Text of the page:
NOTE: I am in the middle of a WordPress learning curve. Thank you for your patience with any errors that have occurred. Thank you. -Redwing
Summer is here. It is actually a HOT, sunny day in San Francisco! Another green season of growth and wind and wildflowers has passed and with it our illusion that days will just continue to be long and languid. Solstice is the longest day of the year, and although it heralds the lush life of summer and swimming and sunshine it really is the marker that tells us that now the days will shorten, once again. This is not about doom or gloom, just a reality check.
Many reality checks for me. Being BRCA+ means I am under the medical microscope for the rest of my life. Although I don’t enjoy this reality, I do respect the western medical inclination to heal in the ways they understand!
This Spring has been a season of returning to my Self. Some days I feel that I was in a bad nightmare for many months, or under a dark and cloudy veil that has finally lifted. I was not “sick” before my diagnosis of ovarian cancer. I had some discomfort, yes, but never felt truly “ill.” I only felt truly ill during chemotherapy. Living life in 3 -week cycles became the normal routine. One week of hell, 2 weeks of tolerable tiredness. A cycle that worsened slightly with each treatment, and was quite challenging by the end. But now, that reality is done.
I am healed and healing.
I am whole.
I am not the same person I was 3 months ago, or certainly 10 months ago, before becoming a “cancer patient.” I will never be the same person again. But isn’t that true of all of us, on any given day? We are not the same as we were yesterday. My Chinese Medicine doctor, Michael Broffman, ( a brilliant practitioner at the Pine Street Clinic in San Anselmo) said to me that in Eastern medicine, the ultimate goal of healing is complete transformation—becoming as unrecognizable as possible, compared to who one was before a healing crisis. I remember Angeles Arrien, another brilliant teacher who died recently, asking of a group of us—“How many times have you shed your skin and become something new?”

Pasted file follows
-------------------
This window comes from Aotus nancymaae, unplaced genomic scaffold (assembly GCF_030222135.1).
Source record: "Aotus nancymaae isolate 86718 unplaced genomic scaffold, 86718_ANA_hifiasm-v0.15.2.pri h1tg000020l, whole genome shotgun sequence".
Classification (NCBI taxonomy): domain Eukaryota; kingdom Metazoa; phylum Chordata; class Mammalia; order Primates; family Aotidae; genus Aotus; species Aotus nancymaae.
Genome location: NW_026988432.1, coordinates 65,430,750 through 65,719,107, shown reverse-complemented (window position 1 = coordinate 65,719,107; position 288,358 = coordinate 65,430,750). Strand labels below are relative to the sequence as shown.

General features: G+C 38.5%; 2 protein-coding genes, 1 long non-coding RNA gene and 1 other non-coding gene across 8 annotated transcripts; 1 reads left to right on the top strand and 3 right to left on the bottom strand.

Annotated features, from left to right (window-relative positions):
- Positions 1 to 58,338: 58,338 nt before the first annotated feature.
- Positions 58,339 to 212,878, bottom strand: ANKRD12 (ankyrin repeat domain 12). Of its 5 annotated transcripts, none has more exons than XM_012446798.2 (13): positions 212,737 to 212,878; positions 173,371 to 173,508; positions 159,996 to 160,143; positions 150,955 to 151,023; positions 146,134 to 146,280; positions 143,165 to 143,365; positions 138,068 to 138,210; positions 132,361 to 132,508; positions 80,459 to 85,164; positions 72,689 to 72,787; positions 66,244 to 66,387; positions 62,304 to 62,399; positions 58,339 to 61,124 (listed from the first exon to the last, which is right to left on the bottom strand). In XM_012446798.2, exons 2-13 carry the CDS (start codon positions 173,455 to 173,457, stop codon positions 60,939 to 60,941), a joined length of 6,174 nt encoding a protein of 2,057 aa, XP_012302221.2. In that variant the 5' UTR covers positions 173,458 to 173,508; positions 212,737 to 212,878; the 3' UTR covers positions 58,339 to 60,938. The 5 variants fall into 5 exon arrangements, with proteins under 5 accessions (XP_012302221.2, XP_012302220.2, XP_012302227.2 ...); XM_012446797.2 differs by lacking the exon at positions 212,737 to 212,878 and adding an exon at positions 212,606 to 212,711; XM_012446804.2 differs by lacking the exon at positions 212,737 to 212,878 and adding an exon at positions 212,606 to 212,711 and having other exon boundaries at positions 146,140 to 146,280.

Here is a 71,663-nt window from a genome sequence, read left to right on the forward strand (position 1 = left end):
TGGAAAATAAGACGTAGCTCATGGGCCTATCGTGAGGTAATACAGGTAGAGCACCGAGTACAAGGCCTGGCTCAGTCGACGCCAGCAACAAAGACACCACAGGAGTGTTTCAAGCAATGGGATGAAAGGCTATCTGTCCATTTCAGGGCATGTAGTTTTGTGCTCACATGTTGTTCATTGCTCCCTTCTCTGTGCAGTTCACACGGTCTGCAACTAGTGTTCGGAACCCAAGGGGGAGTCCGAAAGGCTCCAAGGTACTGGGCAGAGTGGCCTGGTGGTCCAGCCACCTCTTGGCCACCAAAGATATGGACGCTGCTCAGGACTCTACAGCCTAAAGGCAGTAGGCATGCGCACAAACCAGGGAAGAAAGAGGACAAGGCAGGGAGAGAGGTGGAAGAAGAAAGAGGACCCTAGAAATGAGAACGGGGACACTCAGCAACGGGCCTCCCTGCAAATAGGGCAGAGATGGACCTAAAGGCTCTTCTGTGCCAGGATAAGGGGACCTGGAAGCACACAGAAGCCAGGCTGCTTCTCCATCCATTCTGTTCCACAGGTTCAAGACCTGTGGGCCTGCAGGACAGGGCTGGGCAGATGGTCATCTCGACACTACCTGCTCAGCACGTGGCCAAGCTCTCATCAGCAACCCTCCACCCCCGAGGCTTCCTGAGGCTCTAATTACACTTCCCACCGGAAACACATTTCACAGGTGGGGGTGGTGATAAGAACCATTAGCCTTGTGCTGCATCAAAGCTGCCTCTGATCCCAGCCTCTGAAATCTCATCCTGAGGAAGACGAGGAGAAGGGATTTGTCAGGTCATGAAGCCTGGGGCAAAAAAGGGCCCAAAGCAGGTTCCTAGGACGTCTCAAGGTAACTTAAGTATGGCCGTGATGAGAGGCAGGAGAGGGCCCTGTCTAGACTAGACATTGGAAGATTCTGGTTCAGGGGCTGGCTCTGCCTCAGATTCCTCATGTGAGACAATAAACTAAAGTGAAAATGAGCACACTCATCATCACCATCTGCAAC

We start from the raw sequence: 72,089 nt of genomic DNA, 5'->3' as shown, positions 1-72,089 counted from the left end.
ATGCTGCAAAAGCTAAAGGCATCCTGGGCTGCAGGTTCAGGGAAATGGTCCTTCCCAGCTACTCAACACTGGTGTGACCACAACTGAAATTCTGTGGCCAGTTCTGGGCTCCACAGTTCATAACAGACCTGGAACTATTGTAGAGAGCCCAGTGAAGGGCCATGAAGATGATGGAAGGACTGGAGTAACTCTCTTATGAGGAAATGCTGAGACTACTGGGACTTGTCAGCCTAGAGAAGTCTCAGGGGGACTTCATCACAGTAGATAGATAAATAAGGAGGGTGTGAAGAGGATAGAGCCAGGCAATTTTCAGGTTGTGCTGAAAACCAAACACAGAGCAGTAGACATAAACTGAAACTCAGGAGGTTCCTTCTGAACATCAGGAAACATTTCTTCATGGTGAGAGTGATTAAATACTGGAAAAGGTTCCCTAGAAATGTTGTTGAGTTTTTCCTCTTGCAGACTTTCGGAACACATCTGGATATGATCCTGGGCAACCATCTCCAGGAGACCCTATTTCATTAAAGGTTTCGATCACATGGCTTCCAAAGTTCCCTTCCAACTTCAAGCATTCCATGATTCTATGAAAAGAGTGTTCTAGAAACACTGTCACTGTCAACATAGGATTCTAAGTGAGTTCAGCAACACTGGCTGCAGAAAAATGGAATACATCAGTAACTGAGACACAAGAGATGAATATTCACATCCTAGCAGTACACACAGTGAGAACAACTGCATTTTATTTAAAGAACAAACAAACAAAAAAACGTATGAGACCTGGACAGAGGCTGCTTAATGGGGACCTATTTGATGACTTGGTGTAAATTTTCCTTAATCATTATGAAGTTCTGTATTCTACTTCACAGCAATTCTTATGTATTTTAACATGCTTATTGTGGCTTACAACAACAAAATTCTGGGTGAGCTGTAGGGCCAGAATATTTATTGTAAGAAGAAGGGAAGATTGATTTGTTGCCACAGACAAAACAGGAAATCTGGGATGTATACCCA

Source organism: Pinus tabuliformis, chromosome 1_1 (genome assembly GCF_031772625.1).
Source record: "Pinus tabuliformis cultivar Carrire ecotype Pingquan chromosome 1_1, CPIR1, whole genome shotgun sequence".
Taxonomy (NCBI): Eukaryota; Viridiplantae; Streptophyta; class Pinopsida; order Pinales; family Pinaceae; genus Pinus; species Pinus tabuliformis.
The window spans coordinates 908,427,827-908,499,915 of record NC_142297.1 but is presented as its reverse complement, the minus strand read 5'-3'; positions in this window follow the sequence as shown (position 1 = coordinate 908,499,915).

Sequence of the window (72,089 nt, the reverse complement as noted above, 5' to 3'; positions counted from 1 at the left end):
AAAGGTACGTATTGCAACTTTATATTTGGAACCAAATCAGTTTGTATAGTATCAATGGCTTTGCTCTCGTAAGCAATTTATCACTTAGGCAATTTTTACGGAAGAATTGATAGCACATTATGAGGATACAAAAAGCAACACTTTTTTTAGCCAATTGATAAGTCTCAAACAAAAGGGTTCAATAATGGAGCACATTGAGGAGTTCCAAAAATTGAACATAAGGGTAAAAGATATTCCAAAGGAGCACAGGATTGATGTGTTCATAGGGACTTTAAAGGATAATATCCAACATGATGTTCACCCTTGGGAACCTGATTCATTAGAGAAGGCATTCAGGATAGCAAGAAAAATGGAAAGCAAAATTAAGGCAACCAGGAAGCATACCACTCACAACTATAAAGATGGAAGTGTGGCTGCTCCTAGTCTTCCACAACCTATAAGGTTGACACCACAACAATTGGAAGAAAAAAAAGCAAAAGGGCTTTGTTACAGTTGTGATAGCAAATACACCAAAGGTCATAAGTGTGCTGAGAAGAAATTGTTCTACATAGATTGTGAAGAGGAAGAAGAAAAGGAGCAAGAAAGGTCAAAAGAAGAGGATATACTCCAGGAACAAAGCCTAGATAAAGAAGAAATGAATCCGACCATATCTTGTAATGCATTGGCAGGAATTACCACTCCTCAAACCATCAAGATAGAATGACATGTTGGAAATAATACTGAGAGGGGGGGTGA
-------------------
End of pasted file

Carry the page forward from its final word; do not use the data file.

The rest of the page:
These are thoughts that I ponder, as I embark on the next phase of my journey.
My friend Willow Wray, whom I met in the infusion center, died of metastatic ovarian cancer during this time of my getting stronger. Her strength, her courage, her tenacity, her creativity, her music, and finally, her willingness to let go and allow herself to respond to the call of the Mystery, were such an inspiration. And at times, a source of sadness, fear, anxiety. She lived less than a year after her diagnosis. I want to be like the women I know who have lived for 5, 10, 20 years after diagnosis. And truly, I believe that I will still live a long time. PLEASE, if you want inspiration, go to her website and buy the CD that she recorded in the last weeks of her life: http://wilianniemusic.com
I have had 3 months away from my regular job as Director of Palliative Care at Jewish Family and Children’s Services, and 10 weeks since the end of the last round of chemo, and I feel GREAT and vital and ALIVE and energetic. And as I prepare for returning to work full-time, tomorrow, I wonder, am I ready? I am aware that this cannot be a “going back” to what was before, but a going FORWARD in a new way, as my new Self. Am I prepared for this reality? Some moments I think – “Can’t I just have a bit more time, to heal and relax? To feel my body in its strength without tiredness?” But truly, it is time to re-emerge into the work life. A work life that nurtures me in so many ways, and yet now I have the opportunity to stop and breathe, when I am not being nurtured by how I spend the precious hours of my days, and examine the situation. I bring a new awareness of stress. I can no longer tolerate toxins in my body, in any forms. I must bring a transformed Self into this next phase of my “one wild and precious life.”
Blessed be the Transformation of Energy.
…from a writing exercise with my friend Merijane, inspired by the line of a song….
ALL THAT’S AHEAD OF ME
All that’s ahead of me,
I don’t know
How can I?
Such tight circles form the spirals
of this life
No straight lines
No breath is separate
From the one before it, or after
Each step allows us to see the very next one,
That is all
Not the illusions or circumstances
That lie beyond the curve of the path we walk
How can I know what is ahead?
I can imagine
I can wish
I can dream
I can hope
I can even plan
But ah, the suffering of humans that comes
With attachment to our plans
If I dig down deep
And come up slowly for air
What I know is this:
I must let the tides take me
I will never become a warrior in the battle against cancer
Because I have no enemies whom I wish to defeat
I must allow the unfolding of life and love,
and love All the possibilities
I must develop acuity of listening
And to the inner workings
and complicated mechanisms
of the ticking timepiece
of my own heart